Assorted historical stuff:
President Hoover is riding high, although Republicans are expected to lose Congressional seats in the November election (as usual for the presidential party in an off-year election). President has gotten his way on most major issues including naval arms treaty, flexible tariff, and farm relief, although in some cases he appeared to bungle the negotiations at the time. He's generally reported to be "in a more cheerful frame of mind than he has been for some time."
Editorial: settlement of Mexican government and National Railway debt represents "one more triumph of hope over experience," following previous two settlements attempted in 1922 and 1925; first of these lasted barely 6 months and the next two years. Regarding National Railway bonds, "it should not go unobserved that a mortgage on a national property adds nothing to the security of a loan, which remains wholly dependent upon the owning government's willingness and ability to pay." Mexican reaction is generally more positive, with the newspaper Excelsior's front page headline reading "Mexico has gained a great victory."
Association of unions affiliated with AFL launches movement to block all Soviet exports based on use of convict and forced labor.
Japan plans to deal with severe industrial depression by government aid and planning to eliminate unsound companies, amalgamate smaller ones, and arrange assistance of banks. Also arranging local government loans for unemployment relief
Governor Theodore Roosevelt, Jr. of Puerto Rico credited with improving finances there through economies and better collections [later became only general to land with troops in first wave of D-Day; survived but died one month later of heart attack].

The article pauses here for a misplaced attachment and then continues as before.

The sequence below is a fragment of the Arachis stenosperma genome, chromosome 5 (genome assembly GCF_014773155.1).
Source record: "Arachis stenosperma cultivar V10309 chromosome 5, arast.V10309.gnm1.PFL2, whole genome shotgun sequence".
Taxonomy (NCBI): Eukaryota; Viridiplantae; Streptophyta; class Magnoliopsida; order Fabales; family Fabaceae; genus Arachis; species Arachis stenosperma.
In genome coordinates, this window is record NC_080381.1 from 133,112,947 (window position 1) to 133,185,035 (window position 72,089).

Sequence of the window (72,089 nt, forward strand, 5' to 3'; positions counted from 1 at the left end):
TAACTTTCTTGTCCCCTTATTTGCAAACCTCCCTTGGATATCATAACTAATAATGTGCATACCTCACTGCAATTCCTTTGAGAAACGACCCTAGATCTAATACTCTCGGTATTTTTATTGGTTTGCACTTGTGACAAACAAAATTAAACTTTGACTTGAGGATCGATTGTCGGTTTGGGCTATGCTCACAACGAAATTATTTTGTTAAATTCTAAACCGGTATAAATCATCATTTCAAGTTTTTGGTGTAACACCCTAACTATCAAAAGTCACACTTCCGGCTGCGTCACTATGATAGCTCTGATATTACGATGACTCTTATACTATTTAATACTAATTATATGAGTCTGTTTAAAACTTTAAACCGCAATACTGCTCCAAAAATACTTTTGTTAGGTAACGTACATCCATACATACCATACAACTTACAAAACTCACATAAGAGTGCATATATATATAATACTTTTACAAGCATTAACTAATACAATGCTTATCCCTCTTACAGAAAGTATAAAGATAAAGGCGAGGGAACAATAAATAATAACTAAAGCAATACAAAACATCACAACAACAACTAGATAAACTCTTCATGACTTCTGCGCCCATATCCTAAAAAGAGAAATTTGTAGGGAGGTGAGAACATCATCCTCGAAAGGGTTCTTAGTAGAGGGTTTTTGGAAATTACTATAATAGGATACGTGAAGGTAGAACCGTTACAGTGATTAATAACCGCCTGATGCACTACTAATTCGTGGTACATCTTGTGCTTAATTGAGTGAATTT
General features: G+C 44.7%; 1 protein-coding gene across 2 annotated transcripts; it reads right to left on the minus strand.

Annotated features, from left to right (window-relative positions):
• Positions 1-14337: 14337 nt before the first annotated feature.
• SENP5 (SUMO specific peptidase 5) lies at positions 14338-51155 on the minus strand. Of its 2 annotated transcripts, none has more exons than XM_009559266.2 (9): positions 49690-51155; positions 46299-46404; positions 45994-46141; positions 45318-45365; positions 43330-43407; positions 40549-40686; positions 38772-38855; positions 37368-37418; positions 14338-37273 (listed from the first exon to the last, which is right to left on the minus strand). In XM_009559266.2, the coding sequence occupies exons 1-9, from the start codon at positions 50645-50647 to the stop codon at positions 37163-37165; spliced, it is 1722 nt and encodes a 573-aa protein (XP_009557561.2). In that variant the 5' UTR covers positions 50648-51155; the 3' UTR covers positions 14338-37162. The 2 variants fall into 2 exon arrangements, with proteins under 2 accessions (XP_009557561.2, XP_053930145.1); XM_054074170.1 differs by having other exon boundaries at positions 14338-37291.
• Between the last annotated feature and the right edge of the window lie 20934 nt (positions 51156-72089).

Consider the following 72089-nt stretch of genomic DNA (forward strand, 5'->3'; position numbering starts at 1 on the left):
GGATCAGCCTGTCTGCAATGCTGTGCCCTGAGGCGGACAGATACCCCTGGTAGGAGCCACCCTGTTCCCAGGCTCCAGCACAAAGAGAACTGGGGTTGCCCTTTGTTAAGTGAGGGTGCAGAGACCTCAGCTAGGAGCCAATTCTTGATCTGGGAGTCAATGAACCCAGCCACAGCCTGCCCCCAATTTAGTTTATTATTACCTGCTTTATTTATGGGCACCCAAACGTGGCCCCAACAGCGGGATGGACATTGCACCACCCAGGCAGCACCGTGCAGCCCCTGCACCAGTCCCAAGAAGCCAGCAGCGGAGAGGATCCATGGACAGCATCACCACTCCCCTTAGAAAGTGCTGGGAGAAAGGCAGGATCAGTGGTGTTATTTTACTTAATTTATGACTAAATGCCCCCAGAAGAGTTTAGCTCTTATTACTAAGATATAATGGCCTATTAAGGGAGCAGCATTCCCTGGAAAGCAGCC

Bethlehem Steel - Youngstown merger trial postponed a day due to heat.
National Broadcasting Co. receives about 200,000 so-called "fan letters" a month to its radio stars. Men write more letters than women, but women write longer ones. Companies encourage the practice to obtain valuable mailing lists.
AT&T announces price of New York-Buenos Aires call cut $6 to $30 for first 3 minutes, $10/each additional minute, equal to New York-London rate.
Some nervousness at market open due to heavy selling in Warner Bros.; however, major stocks resumed advancing as the session progressed. GM continued advance as did major industrials including American Can, Westinghouse, GE; utilities and copper stocks also strong. Some weakness late, upon which volume again declined. Bonds dull but generally firm.
Increasing opinion that current market discounts the business situation and a rise is now likely. Goodbody & Co. "look for a continuation of general strength this week. Except where pool operations are pronounced, we think the higher prices will be gradual and we do not look for anything but an orderly progress to higher levels."
Some mixed opinion and wait-and-see attitude remains, reflected in continued short interest and large number of below-market buy orders.
Continued public buying power seen in demand for bonds, increases in number of corporate shareholders, and higher savings bank deposits.
New stock trading how-to book published - The Wall Street Stock Selector, sequel to Truth of the Stock Tape. Some rules: never over-trade; don't buck the trend; trade only in active stocks; use stop-loss orders; never average a loss; never let a profit run into a loss. Also lots about using charts to predict future action; author suggests sharp division between insiders and public who, without knowing insider plans, must use stock action to deduce said plans and profit from them.
Economic news and individual company reports:
First 60 railroads report June operating income $58.337M vs. $59.042M in May, $88.371M in June 1929, and $71.540M in June 1928.
Warner Bros. Pictures earnings for six months ended August 30 expected below $5M; previous six months was $10.1M. This will be below dividend requirement; attributed to unexpected decline in movie earnings in current summer.
Coca-Cola net for first half $7.182M vs. $6.492 in 1929.
Companies reporting increased earnings in 1930: Railway Signal, Shaw-Walker (office furniture), Beatrice Creamery.
"Judge - The two men were fighting with chairs. Didn't you try to establish peace? Witness - No, there was not a third chair."
Judge - Did you know the defendant, Pearson? Witness - I had a logical acquaintance with him. Judge - what do you mean by logical acquaintance? Witness - Well, we both belong to the same lodge.
+ The Boring Stuff: